Studies of the pathophysiology of renal disease in non-insulin-dependent diabetes mellitus (NIDDM) have been hindered by the lack of an appropriate experimental model. We examined the natural history of metabolic and renal changes in the partially inbred Zucker Diabetic Fatty Rat (ZDF/Drt-fa), a model that closely mimics the metabolic abnormalities of NIDDM. Lean nondiabetic littermates served as controls. Body weights in the obese rats were higher initially, but thereafter stabilized at values similar to those in lean controls. Blood glucose levels rose to overtly hyperglycemic levels in the obese group, stabilizing in the 300 to 400 mg/dL range. Serum insulin, cholesterol, and triglyceride levels were all elevated in the obese group, though insulin levels declined later in life. Values for systolic blood pressure rose slightly with age in both groups, but remained within the normal range, and did not differ between groups. Urinary albumin excretion values were higher in the obese group at all time points, and rose progressively throughout the study. Morphologic examination revealed the presence of severe hydronephrosis in almost all animals, affecting lean as well as obese rats. In some cases, complications were found, including tubular dilation, necrotizing granulomas, inflammatory changes, and pyelonephritis, some of which were fungal. Accordingly, the ZDF/Drt-fa rat appears to be an excellent model of the metabolic changes that characterize NIDDM. Unfortunately, the utility of this model for study of diabetic renal disease is compromised by the ubiquitous presence of other, nondiabetic renal lesions.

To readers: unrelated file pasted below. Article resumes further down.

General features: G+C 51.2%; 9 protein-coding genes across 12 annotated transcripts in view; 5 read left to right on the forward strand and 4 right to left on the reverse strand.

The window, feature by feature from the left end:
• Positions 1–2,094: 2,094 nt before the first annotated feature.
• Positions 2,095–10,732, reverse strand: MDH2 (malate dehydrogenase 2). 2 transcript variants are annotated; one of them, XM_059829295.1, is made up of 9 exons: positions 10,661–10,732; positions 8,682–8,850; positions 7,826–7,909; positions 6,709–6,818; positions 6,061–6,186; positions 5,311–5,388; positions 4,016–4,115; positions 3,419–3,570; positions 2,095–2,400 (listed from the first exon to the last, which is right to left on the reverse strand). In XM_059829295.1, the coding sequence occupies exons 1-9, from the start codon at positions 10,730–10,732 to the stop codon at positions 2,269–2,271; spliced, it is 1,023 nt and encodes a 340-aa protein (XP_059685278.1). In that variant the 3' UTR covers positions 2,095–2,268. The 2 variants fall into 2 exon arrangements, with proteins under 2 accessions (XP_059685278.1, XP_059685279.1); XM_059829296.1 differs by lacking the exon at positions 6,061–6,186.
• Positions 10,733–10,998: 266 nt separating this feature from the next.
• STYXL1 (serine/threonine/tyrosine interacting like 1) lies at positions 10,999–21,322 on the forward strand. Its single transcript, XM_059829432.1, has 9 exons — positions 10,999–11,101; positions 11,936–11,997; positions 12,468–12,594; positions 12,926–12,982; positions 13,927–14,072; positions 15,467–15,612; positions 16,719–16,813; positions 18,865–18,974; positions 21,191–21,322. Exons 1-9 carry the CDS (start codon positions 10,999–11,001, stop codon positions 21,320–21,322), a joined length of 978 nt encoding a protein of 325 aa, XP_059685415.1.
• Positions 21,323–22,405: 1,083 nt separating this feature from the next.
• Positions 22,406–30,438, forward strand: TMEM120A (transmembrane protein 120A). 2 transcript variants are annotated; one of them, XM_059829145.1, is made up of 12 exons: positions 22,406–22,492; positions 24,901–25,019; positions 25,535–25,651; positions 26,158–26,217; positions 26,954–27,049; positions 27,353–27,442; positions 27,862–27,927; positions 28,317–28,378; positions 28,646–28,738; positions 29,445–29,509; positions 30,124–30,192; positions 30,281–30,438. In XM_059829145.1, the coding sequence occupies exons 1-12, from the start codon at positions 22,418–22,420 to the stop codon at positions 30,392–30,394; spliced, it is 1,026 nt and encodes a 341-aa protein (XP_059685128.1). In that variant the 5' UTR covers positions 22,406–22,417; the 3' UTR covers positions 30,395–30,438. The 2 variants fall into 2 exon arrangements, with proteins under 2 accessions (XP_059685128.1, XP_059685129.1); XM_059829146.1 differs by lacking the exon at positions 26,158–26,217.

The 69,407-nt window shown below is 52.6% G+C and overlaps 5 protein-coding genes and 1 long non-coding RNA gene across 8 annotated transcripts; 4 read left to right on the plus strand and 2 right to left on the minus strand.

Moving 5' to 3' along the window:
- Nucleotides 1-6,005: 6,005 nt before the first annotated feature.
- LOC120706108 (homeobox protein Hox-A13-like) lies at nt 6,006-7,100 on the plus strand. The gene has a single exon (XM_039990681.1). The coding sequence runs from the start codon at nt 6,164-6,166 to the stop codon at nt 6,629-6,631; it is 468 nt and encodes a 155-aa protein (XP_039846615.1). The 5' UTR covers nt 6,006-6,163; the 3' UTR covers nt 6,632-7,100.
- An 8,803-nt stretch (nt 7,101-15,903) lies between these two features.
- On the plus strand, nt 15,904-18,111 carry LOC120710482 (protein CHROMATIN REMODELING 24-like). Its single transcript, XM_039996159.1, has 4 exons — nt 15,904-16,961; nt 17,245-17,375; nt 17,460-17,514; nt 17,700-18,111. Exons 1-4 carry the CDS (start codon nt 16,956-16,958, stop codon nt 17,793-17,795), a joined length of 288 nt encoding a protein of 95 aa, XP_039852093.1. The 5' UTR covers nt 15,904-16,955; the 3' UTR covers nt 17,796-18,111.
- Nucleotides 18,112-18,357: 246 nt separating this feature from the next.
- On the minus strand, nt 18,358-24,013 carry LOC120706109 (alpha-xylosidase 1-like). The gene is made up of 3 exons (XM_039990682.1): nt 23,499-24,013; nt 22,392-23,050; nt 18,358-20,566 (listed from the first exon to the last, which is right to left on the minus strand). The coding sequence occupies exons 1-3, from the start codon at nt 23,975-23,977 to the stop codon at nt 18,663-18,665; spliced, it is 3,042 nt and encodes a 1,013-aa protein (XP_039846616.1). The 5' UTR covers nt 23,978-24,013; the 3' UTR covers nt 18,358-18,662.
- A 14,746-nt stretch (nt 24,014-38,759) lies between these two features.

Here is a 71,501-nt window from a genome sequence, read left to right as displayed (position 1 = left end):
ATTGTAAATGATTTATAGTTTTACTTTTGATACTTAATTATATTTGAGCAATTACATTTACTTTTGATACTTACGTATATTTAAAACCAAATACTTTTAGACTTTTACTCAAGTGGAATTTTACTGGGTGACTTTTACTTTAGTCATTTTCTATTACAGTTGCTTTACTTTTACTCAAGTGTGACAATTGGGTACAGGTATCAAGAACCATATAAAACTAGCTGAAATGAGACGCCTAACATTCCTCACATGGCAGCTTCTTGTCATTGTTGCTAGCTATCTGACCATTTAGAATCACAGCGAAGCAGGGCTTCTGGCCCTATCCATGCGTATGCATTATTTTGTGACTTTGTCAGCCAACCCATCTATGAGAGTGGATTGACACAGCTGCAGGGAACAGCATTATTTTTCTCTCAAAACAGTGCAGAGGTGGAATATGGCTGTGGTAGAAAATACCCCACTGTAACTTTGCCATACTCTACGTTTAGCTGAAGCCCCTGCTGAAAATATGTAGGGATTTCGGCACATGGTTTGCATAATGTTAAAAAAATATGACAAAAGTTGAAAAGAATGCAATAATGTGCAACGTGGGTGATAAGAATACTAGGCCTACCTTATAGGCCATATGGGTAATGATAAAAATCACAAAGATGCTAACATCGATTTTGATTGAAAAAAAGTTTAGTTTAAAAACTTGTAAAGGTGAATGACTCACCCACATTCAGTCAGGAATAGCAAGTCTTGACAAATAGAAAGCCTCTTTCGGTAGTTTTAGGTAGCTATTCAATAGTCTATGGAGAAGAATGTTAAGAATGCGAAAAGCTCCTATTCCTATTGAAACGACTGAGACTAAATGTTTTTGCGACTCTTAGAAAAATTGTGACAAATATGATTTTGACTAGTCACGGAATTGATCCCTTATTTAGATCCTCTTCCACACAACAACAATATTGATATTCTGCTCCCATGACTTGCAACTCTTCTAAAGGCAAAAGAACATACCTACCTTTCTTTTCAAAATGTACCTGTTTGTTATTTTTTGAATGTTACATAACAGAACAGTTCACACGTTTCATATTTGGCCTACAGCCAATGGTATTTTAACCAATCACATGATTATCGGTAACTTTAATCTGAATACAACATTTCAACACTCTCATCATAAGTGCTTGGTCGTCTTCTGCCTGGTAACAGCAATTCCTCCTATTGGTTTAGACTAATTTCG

|Original language||English (US)|
|Number of pages||5|
|Journal||Journal of the American Society of Nephrology|
|State||Published - Jan 1996|
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